Between 30,000 and 100,000 people in Pennsylvania could lose food stamp benefits in 2016 due to a rule change limiting able-bodied adults to three months' worth of aid.
The rule was part of the 1996 federal welfare overhaul, officially known as the Personal Responsibility and Work Opportunity Act. Under that reform package, signed by then-President Bill Clinton, able-bodied adults without jobs could only receive food stamps for three months.
That three-month limit was waived for nine years during the recent recession as jobless rates in Pennsylvania spiked, mirroring the economic conditions in the rest of the nation, Pennsylvania's Newsworks reported.
But with the economy recovering -- at least on paper, with jobless rates falling again -- the original 1996 rule will be placed back into effect for adults between the ages of 18 and 50 who don't have disabilities and aren't raising children.
Overall, about 1.8 million Pennsylvanians receive food stamps, according to the Pittsburgh Post-Gazette. Among adults in the 18 to 50 age bracket, 40 percent have jobs, but don't work enough hours to keep their benefits. People in that category must work 20 hours a week to continue qualifying for Supplemental Nutrition Assistance Program benefits.
Recipients in the able-bodied, childless adult bracket are eligible for up to $194 a month in assistance. Groups at risk of losing those benefits include veterans readjusting to civilian life, as well as people whose criminal records or lack of high school diplomas prevent them from getting jobs, said Rochelle Jackson, a public policy advocate with Pittsburgh's Just Harvest.
“It’s not that these people don’t want to work,” Jackson told the Pittsburgh Post-Gazette. “Hopefully, with [the Department of Human Services], we can get them some real employment training opportunities.”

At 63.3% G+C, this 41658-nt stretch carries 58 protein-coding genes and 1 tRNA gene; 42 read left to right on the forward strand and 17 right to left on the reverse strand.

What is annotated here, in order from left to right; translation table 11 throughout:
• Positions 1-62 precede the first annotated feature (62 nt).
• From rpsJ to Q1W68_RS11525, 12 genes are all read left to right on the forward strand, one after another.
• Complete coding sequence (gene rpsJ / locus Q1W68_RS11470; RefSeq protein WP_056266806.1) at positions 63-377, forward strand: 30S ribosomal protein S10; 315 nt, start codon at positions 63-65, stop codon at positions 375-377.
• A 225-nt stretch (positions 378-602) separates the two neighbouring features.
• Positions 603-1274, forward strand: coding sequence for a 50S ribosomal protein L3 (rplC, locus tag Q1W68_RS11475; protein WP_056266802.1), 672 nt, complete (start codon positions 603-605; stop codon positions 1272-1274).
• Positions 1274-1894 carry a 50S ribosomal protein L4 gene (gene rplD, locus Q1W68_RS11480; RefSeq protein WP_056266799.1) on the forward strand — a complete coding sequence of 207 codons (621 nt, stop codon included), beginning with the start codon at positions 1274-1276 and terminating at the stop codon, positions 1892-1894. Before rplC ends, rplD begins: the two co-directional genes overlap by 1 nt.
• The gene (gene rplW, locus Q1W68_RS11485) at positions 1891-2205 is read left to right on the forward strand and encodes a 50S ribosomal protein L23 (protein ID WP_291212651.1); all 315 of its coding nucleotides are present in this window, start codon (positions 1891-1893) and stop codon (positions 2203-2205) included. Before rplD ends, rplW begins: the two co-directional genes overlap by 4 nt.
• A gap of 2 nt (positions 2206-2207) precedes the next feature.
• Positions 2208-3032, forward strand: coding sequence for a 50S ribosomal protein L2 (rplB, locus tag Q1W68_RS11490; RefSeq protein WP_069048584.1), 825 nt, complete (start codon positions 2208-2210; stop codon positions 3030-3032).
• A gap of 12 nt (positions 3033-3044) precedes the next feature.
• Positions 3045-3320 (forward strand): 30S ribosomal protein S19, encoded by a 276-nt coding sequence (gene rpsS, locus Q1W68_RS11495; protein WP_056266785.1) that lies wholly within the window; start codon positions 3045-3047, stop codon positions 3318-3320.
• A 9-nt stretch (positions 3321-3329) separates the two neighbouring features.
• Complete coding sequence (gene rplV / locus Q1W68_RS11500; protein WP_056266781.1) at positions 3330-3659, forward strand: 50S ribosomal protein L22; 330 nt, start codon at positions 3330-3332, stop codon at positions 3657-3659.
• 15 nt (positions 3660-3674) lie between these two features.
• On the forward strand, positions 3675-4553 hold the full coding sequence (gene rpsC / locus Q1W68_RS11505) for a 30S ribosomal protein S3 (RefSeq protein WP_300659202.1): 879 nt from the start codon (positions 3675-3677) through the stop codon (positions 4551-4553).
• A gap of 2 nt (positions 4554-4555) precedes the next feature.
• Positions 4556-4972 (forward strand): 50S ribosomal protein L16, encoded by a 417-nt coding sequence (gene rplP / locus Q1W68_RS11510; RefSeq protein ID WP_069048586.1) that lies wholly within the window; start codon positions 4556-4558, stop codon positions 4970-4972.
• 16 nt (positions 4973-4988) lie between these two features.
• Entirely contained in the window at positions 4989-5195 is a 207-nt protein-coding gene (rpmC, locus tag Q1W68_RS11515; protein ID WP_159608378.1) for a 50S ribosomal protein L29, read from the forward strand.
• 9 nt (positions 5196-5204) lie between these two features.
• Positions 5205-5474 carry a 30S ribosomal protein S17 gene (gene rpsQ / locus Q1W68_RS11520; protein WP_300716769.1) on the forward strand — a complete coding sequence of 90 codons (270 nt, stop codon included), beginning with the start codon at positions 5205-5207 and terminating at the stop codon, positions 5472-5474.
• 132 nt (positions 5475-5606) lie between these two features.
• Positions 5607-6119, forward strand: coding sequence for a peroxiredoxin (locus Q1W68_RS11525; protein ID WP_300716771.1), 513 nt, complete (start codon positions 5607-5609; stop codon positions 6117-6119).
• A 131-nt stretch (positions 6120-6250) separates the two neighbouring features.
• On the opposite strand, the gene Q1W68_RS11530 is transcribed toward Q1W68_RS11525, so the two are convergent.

People living in counties that still have high unemployment rates -- including Philadelphia and Delaware counties -- are exempt from the changes, Newsworks reported. The state has 24 exempt counties, as well as certain cities and rural pockets where unemployment remains unusually high.
People in other counties could be hit hard, with an estimated 8,000 people in Alleghany County expected to lose their benefits, reports the Pittsburgh Post-Gazette.
Advocates for the poor and some policy analysts said the work requirement rule hurts more than it helps. With the waiver dropped, "it's just a harsh rule that states are struggling to deal with," said Ed Bolen, a senior analyst and expert on the Supplemental Nutrition Assistance Program for the Center on Budget and Policy Priorities.
“This rule would mean if you are working 18 hours a week and you want another shift, you still get cut off," Bolen said. "You could be looking for a job 30 hours a week, you would still get cut off."